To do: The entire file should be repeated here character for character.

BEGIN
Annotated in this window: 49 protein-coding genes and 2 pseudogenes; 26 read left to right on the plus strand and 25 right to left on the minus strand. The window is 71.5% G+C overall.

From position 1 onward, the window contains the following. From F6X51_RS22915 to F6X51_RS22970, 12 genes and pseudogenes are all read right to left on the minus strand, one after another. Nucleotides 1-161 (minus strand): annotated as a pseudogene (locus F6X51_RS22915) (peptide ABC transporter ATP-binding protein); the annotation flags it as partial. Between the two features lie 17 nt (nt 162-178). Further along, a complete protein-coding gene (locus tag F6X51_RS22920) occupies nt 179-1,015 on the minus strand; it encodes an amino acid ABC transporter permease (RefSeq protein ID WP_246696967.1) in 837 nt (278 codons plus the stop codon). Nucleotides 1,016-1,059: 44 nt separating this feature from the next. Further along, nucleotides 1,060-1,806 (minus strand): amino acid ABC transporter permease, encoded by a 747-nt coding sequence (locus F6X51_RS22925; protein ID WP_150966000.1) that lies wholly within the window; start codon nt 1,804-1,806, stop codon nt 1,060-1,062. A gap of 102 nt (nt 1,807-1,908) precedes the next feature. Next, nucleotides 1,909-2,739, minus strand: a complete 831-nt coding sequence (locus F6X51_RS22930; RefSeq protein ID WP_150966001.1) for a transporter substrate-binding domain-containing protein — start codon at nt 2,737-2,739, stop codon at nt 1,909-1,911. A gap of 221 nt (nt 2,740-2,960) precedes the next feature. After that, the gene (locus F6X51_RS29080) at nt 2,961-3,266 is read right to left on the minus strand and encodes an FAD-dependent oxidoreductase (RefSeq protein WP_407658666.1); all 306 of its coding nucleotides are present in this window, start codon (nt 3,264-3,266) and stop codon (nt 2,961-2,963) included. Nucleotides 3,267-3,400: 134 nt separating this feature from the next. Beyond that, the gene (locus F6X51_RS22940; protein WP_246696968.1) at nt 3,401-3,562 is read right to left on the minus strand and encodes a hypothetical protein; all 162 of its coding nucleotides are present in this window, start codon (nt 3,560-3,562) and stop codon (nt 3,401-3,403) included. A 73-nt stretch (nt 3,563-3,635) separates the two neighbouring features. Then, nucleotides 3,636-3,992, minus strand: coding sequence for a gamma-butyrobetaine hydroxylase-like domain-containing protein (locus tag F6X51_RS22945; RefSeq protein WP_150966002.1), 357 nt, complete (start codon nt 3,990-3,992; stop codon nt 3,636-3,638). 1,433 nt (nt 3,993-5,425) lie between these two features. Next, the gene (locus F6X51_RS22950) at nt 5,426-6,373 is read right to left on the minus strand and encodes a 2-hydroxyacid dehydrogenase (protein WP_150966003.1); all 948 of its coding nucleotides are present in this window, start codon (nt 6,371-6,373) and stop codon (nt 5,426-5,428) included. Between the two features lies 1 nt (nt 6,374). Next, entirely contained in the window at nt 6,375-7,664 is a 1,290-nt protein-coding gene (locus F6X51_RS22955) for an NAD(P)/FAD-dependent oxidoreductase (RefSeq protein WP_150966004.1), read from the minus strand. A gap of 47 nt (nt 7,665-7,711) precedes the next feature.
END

Annotated in this window: 49 protein-coding genes and 2 pseudogenes; 26 read left to right on the plus strand and 25 right to left on the minus strand. The window is 71.5% G+C overall.

From position 1 onward, the window contains the following. From F6X51_RS22915 to F6X51_RS22970, 12 genes and pseudogenes are all read right to left on the minus strand, one after another. Nucleotides 1-161 (minus strand): annotated as a pseudogene (locus F6X51_RS22915) (peptide ABC transporter ATP-binding protein); the annotation flags it as partial. Between the two features lie 17 nt (nt 162-178). Further along, a complete protein-coding gene (locus tag F6X51_RS22920) occupies nt 179-1,015 on the minus strand; it encodes an amino acid ABC transporter permease (RefSeq protein ID WP_246696967.1) in 837 nt (278 codons plus the stop codon). Nucleotides 1,016-1,059: 44 nt separating this feature from the next. Further along, nucleotides 1,060-1,806 (minus strand): amino acid ABC transporter permease, encoded by a 747-nt coding sequence (locus F6X51_RS22925; protein ID WP_150966000.1) that lies wholly within the window; start codon nt 1,804-1,806, stop codon nt 1,060-1,062. A gap of 102 nt (nt 1,807-1,908) precedes the next feature. Next, nucleotides 1,909-2,739, minus strand: a complete 831-nt coding sequence (locus F6X51_RS22930; RefSeq protein ID WP_150966001.1) for a transporter substrate-binding domain-containing protein — start codon at nt 2,737-2,739, stop codon at nt 1,909-1,911. A gap of 221 nt (nt 2,740-2,960) precedes the next feature. After that, the gene (locus F6X51_RS29080) at nt 2,961-3,266 is read right to left on the minus strand and encodes an FAD-dependent oxidoreductase (RefSeq protein WP_407658666.1); all 306 of its coding nucleotides are present in this window, start codon (nt 3,264-3,266) and stop codon (nt 2,961-2,963) included. Nucleotides 3,267-3,400: 134 nt separating this feature from the next. Beyond that, the gene (locus F6X51_RS22940; protein WP_246696968.1) at nt 3,401-3,562 is read right to left on the minus strand and encodes a hypothetical protein; all 162 of its coding nucleotides are present in this window, start codon (nt 3,560-3,562) and stop codon (nt 3,401-3,403) included. A 73-nt stretch (nt 3,563-3,635) separates the two neighbouring features. Then, nucleotides 3,636-3,992, minus strand: coding sequence for a gamma-butyrobetaine hydroxylase-like domain-containing protein (locus tag F6X51_RS22945; RefSeq protein WP_150966002.1), 357 nt, complete (start codon nt 3,990-3,992; stop codon nt 3,636-3,638). 1,433 nt (nt 3,993-5,425) lie between these two features. Next, the gene (locus F6X51_RS22950) at nt 5,426-6,373 is read right to left on the minus strand and encodes a 2-hydroxyacid dehydrogenase (protein WP_150966003.1); all 948 of its coding nucleotides are present in this window, start codon (nt 6,371-6,373) and stop codon (nt 5,426-5,428) included. Between the two features lies 1 nt (nt 6,374). Next, entirely contained in the window at nt 6,375-7,664 is a 1,290-nt protein-coding gene (locus F6X51_RS22955) for an NAD(P)/FAD-dependent oxidoreductase (RefSeq protein WP_150966004.1), read from the minus strand. A gap of 47 nt (nt 7,665-7,711) precedes the next feature.